Dr. Kent Mountford, a historian of Barnegat Bay, marine biologist, and longtime EPA employee offers his views on nitrogen in Barengat Bay.
Dr. Kent Mountford not only has in depth career-long knowledge of the ecology of Barnegat Bay. He was the first to notice the sea nettle outbreak that started about five years ago.
Below is his letter to Clean Ocean Action discussing the need to bring nitrogen under control.
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6 August, 2010
Dr Heather Saffert,
Clean Ocean Action
18 Hartshorne Dr. Suite 2
Highlands, NJ -7732
Dear Dr Saffert:
I am an Estuarine Ecologist and Environmental Historian with roots in Barnegat Bay that extend back to 1946, and I commend your efforts and those of “Save Barnegat Bay” in attempting to reduce nitrogen inputs to this very troubled estuary.
My career as a scientist, with its earliest beginnings on Barnegat in 1964 extends throughout the period of rampant development and abuse of this estuary. I have watched all this happen over most of my lifetime with great consternation. As a property owner and taxpayer still heavily invested in the New Jersey Shore, it infuriates me to see the continual chipping away and emasculation of nitrogen reduction legislation by self serving industry and development interests. Equally disturbing is the outright ignorance of most elected State and Municipal Government representatives on the threat of nitrogen loading .
These self interested parties fly in the face of the very resource which has drawn people to the Jersey Shore since the last quarter of the 19th century. What does it take to quell the short term greed and attend to the needs of this Bay, which is at what I view to be a tipping point beyond which any ecological recovery is impossible?
Science first recognized the critical and limiting role which nitrogen plays in estuarine ecology in New Jersey’s estuaries through the work of the late Dr. James Durand at Rutgers, Camden. Over four decades ago, in 1966, Rutgers’ Dr. Harold Haskin, certainly the father of New Jersey estuarine shellfish ecology, taught every one of his students this valuable lesson from Durand’s seminal work. It still took the USEPA (where much of my career was spent) over twenty years more to recognize the importance of reducing nitrogen in managing human waste effluents that entered saline waters. But now, the Chesapeake Bay one of human-kind’s premier efforts at restoring an estuary has focused powerfully on nitrogen reduction, from farms, homes, municipalities and industry. This is the only way forward.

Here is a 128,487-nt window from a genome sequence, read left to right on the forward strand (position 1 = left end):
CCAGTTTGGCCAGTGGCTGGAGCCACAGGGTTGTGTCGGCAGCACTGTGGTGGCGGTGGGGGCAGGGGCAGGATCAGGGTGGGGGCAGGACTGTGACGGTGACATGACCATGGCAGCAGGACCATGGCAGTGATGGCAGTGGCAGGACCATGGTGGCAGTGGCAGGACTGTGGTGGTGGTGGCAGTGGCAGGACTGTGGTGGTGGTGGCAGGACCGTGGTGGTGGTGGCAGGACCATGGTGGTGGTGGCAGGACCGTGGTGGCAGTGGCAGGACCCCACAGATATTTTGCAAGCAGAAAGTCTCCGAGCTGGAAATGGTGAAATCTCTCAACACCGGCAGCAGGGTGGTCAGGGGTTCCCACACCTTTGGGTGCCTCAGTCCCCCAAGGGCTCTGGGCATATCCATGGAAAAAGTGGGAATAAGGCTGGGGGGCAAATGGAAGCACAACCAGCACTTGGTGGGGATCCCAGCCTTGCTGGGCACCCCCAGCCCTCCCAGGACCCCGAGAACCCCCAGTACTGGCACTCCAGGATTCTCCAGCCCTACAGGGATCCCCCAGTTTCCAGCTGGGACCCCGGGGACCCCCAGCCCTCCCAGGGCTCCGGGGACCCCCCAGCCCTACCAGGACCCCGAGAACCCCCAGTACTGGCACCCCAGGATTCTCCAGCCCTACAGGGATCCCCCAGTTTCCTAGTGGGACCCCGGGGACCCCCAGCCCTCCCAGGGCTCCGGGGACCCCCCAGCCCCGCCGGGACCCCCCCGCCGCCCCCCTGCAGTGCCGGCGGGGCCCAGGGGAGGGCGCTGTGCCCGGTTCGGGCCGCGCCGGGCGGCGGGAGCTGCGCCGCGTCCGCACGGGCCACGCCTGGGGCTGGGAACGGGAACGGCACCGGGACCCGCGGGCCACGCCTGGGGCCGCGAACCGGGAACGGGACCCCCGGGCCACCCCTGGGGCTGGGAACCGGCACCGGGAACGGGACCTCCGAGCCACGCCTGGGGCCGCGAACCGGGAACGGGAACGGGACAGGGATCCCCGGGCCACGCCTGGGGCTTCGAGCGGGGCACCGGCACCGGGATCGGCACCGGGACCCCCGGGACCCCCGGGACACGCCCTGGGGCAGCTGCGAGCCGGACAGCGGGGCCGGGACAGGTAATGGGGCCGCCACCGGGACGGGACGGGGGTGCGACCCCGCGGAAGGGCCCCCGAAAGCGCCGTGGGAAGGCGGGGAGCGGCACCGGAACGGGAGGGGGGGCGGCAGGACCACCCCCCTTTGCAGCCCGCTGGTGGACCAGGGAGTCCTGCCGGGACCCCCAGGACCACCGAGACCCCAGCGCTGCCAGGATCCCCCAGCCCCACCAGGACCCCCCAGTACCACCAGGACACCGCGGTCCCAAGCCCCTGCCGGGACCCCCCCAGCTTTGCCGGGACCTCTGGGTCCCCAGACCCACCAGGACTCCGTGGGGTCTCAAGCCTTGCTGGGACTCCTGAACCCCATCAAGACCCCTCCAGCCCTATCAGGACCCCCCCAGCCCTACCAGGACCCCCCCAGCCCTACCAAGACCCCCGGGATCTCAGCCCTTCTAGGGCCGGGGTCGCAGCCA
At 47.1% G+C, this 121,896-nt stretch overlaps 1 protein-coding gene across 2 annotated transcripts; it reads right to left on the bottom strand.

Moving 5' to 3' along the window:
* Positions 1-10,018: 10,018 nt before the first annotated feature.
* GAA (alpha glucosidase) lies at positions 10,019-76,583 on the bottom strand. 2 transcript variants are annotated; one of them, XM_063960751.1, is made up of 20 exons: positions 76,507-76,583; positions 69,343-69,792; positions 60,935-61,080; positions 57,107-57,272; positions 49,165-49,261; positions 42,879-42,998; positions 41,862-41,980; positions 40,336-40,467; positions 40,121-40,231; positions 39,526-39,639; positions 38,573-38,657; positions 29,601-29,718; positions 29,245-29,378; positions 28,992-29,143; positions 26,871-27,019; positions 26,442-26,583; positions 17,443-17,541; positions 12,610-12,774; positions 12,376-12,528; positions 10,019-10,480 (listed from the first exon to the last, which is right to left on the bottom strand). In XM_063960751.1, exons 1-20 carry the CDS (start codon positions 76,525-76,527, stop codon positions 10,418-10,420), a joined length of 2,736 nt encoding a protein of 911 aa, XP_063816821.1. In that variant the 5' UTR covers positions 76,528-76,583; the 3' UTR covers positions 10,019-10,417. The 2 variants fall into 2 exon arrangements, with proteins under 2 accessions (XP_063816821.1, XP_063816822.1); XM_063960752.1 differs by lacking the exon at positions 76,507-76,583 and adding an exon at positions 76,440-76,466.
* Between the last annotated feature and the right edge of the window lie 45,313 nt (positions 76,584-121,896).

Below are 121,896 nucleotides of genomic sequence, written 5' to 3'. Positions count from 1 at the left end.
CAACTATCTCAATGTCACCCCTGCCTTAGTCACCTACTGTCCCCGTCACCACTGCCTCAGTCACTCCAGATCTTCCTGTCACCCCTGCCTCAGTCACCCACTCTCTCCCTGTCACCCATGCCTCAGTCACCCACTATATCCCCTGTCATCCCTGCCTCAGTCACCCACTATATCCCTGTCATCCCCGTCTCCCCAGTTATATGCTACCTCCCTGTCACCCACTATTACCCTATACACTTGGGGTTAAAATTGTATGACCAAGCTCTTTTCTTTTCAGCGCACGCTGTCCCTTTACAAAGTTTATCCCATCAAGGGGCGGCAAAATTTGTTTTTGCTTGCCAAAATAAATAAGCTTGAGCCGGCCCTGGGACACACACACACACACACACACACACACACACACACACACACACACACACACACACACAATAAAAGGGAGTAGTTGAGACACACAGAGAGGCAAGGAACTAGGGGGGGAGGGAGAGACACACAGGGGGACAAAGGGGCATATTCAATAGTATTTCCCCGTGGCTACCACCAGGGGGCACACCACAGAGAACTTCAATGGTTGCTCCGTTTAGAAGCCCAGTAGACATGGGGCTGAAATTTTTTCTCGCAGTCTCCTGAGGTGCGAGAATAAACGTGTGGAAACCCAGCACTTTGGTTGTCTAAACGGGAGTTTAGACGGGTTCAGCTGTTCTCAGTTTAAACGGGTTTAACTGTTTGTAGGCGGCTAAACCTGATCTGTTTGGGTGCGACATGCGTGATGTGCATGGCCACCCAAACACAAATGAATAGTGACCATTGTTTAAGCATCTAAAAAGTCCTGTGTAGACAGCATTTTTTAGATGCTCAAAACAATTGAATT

This is also the only way forward for New Jersey and Barnegat Bay. What are legislators, municipal officials, industry and development interests thinking when they resist, rather than wholeheartedly embrace and augment nitrogen control at every turn? The appearance of sea nettle jellyfish (Chrysaora quinquecirra) in Barnegat several years ago was an astounding occurrence to me as an ecologist. Barnegat, with massive nitrogen fueled food supplies for this nuisance species was ripe for invasion. Now that it has occurred, the chances of ending the infestation in what is perfect sea nettle habitat, are very slim. You can blame this recreational disaster –who wants to swim with these stingers? – on bad luck, but the probability is very high that nitrogen has enabled this invader to prosper .
You have brought this upon yourselves, Jersey residents, through choices on Election Day, and by inattention to the cries for help Barnegat has made for a lifetime. At least take action against nitrogen and give some hope for the future.
Kent Mountford, PhD
Estuarine Ecologist and Environmental Historian
Osborn Cove, Breeden Rd, Lusby, MD 20657
425 Beachfront, Manasquan, NJ 08736